Up until the birth of the pandemic lockdowns, I had lived most of my life as an avid ‘I don’t read for fun’ person—a purebred product of missed connections with the types of novels we are exposed to in our public schooling system. This does not mean I or students like me lacked the sophistication to appreciate quality literature, but rather that such an appreciation began and ended in the classroom.
It goes without saying that many of the books that are considered required reading in high school are unadulterated classics: 1984, To Kill A Mockingbird, Romeo and Juliet, and The Great Gatsby, to name a few. Aside from being hailed as essential to English curriculum, these books have one thing in common: they were all penned by white authors. If it was as simple as deducing that only white authors have created novels worthy of worldwide recognition, then the commonality could be disregarded. Yet, as expected, the literary canon has proven to be another system impacted by colonization.
Lack of representation in English education results in a heinously whitewashed curriculum. For many students, the classroom will be the first and only place where exposure to the world of reading will occur. Syllabi handed out at the beginning of each semester are studded with white authors ranging from Shakespeare to John Steinbeck to Margaret Atwood; all creators whose work has been codified as canon in English classes. Yet, this begs the question: where do Toni Morrison, Chimamanda Ngozi Adichie, and Julia Alvarez fit into this mold? These authors—among many others—are no less successful, their novels no less poignant or intricately crafted. Yet somehow, they get neglected.
There is a desperate need to put pressure on the narrative that vital works are only produced by caucasian authors. A movement to diversify our syllabi and our bookshelves is long overdue, as our current system has cost thousands of learners the opportunity to immerse themselves in diverse and important experiences. School districts and educators have long waded in complacency and grown to accept a white-dominated required-reading list as the norm, negating the very necessary disruption that narratives from around the globe could bring to our education system.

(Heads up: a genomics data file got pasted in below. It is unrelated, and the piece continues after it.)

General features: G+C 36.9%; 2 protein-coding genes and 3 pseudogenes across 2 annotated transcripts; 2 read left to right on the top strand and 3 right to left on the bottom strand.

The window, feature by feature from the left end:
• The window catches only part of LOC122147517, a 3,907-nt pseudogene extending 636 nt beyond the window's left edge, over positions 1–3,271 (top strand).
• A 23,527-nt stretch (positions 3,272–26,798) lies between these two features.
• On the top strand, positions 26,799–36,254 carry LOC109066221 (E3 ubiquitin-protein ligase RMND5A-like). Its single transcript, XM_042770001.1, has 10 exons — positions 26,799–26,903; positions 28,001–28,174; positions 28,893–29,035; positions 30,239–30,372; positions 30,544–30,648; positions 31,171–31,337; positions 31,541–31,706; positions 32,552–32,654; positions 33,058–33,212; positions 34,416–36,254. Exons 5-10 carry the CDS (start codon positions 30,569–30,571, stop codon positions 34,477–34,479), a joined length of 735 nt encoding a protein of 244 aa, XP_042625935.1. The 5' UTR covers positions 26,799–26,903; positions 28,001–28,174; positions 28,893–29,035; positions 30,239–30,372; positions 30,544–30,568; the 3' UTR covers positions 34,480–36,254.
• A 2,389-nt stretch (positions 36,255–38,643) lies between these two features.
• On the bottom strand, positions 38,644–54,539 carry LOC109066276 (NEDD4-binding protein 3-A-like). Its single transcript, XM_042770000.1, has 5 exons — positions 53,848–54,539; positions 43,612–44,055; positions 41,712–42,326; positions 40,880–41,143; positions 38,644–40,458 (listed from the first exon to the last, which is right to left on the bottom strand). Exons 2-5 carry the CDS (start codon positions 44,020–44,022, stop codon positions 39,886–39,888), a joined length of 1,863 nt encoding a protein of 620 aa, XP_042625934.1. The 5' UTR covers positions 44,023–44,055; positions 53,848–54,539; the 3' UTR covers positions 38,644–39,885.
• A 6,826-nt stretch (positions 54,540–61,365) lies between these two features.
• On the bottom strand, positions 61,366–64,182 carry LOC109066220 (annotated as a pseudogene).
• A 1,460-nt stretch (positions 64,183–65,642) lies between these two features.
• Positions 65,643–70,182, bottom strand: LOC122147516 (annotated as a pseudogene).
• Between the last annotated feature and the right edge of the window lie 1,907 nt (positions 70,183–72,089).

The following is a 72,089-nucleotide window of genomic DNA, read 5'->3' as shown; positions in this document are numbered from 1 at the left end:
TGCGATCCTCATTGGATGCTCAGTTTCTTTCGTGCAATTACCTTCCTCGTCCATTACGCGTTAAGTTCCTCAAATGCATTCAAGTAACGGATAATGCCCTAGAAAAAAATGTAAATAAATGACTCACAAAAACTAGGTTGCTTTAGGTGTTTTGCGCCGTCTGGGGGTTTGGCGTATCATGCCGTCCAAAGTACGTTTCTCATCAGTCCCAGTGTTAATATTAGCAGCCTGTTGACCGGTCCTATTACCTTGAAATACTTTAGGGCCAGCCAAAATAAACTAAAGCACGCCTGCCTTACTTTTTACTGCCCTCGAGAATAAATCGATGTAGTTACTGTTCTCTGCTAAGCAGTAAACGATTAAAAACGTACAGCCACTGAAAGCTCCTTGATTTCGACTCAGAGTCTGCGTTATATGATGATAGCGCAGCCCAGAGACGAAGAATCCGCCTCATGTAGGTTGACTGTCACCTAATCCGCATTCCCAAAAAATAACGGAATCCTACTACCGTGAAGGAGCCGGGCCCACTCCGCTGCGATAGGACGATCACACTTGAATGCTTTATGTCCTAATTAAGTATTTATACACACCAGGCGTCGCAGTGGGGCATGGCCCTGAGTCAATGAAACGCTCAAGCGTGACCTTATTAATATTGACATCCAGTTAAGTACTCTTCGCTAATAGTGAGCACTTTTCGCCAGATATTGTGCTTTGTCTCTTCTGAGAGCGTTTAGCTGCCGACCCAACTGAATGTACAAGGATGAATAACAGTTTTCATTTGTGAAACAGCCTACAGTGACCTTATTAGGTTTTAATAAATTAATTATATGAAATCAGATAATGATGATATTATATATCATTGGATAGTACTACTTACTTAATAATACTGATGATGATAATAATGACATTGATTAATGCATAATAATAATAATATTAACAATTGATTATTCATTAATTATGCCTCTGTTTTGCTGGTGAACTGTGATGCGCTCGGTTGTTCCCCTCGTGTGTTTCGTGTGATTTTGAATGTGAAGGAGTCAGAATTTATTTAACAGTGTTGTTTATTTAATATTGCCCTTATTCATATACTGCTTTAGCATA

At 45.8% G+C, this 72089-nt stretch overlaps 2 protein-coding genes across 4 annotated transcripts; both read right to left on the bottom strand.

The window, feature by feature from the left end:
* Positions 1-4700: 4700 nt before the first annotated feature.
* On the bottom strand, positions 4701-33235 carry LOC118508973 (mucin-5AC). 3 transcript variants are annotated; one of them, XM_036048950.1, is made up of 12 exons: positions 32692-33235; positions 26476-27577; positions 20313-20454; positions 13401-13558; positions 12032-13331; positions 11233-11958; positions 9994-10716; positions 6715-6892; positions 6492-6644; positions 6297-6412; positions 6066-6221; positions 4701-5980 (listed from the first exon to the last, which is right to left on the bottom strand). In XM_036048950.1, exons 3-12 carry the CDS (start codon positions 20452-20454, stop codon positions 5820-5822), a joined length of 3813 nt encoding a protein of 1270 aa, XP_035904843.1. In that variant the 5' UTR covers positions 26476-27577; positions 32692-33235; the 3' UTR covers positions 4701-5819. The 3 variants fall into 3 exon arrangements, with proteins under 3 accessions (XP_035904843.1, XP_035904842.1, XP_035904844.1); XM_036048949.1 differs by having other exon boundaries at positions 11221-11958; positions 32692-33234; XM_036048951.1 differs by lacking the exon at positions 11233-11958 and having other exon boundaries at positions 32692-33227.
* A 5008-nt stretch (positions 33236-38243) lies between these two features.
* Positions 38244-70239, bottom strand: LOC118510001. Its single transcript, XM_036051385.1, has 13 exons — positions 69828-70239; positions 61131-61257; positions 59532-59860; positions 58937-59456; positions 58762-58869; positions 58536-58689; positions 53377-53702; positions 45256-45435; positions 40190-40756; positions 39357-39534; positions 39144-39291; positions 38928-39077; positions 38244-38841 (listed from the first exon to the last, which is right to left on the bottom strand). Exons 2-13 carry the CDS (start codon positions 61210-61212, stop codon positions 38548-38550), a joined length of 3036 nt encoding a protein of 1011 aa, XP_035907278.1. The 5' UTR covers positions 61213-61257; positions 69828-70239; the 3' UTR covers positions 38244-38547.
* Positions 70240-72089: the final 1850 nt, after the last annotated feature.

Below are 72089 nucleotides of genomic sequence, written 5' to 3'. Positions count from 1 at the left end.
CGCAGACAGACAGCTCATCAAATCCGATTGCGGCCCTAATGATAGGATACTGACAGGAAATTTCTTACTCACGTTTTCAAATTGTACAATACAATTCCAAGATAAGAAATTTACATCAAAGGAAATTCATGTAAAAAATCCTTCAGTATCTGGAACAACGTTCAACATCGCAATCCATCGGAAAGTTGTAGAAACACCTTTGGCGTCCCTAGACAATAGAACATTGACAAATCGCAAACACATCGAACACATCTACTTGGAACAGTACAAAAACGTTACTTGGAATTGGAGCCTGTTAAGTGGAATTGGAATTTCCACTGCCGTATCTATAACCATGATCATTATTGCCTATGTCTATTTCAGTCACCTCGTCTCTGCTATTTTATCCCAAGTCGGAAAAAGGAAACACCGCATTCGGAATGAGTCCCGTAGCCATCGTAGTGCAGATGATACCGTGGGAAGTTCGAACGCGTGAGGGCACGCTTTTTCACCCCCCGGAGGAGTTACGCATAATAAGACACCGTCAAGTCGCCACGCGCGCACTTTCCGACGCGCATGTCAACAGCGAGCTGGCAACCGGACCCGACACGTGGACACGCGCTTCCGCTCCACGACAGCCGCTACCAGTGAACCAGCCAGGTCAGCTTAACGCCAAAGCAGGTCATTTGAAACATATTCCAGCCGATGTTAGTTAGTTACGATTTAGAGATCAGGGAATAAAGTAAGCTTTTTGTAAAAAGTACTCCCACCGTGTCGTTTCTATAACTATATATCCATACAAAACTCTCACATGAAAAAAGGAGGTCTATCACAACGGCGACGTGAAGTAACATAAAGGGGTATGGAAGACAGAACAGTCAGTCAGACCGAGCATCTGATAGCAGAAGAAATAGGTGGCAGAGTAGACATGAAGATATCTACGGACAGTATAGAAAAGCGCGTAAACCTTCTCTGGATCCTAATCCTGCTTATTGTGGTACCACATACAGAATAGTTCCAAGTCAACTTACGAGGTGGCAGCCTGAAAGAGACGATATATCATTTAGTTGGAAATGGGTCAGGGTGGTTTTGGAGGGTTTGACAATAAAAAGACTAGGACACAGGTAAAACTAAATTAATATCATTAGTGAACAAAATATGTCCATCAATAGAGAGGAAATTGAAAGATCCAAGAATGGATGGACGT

Diversifying the literary experience has a two-fold outcome. The integration of both fiction and nonfiction writing by authors of diverse racial, ethnic, gender, and socioeconomic backgrounds introduces students to identities, experiences, and cultures different from their own. Novels that weave dialogue on injustice, sexuality, bigotry, and the immigrant experience into beautifully elegant prose possess the opportunity to create a more culturally competent generation of learners. Including marginalized voices in the classroom provides the first round of ammunition for destroying the Eurocentric structure of our education system, simultaneously inspiring students who bear that identity and informing those who do not. Primary exposure to writers of different backgrounds in the classroom also removes personal responsibility from learners to diversify their pages, and encourages readers to seek out barrier-breaking, non-traditional works outside the canon.
Books have the potential to fill the diversity gaps that our public school systems face. Our current social climate begs our younger generations to begin social justice work early. Reading broadly and with intention has the power to produce more informed human beings who will possess the fierceness necessary to elicit drastic change. A more literate and well-read public will be the first step towards seeing genuine justice in our country and around the world. The changes begin in the classroom, with the integration of diverse voices and experiences that will enrich the minds of students and educators alike.
Challenging racial and sexual identities that differ from our white, heteronormative society is nothing new, yet the politicization of our education system is resulting in a surge of book bans that will prove detrimental. There is a duty to advocate for the books that are beginning to slip through the cracks at the hands of these villainous bans; essential and heart-wrenching narratives that belong in our classrooms. Novels such as Maus, The Bluest Eye, and Persepolis—all novels which contributed to my education—have faced intense scrutiny and occasional bans in certain school districts that claim their nature to be inadequate for the classroom. All engaging and eloquent narratives, these books are written by authors of marginalized groups and discuss the ways in which their identities function either in a contemporary sense or during a certain point in history.
The dialogues created and issues addressed by these works are vital to a complete understanding of the diverse human experience, yet those who do not identify with these stories seek to ban them from the classroom. Banning books creates immense identity disconnect and perpetuates the subordination and silencing of minority groups, hurting current generations of learners. As we see our books being threatened at state levels, it is imperative that we consider what exactly is written between those pages that people are so afraid of.
The English curriculum is suffering from the exclusion of diverse voices. The colonized nature of our required books demonstrates our school system’s role in perpetuating the hierarchical, white-supremacist nature of the United States. Students of color are falling victim to the lack of representation in their classrooms, often being barred by a ‘white-only’ gate around the world of English literature. In conjunction with the issues that book bans and our schools create, our bookshelves may be part of the problem unless we all commit to reading broadly and intentionally.
Despite the steps that can be taken by each individual, one thing is beyond clear: it is time to decolonize the literary canon.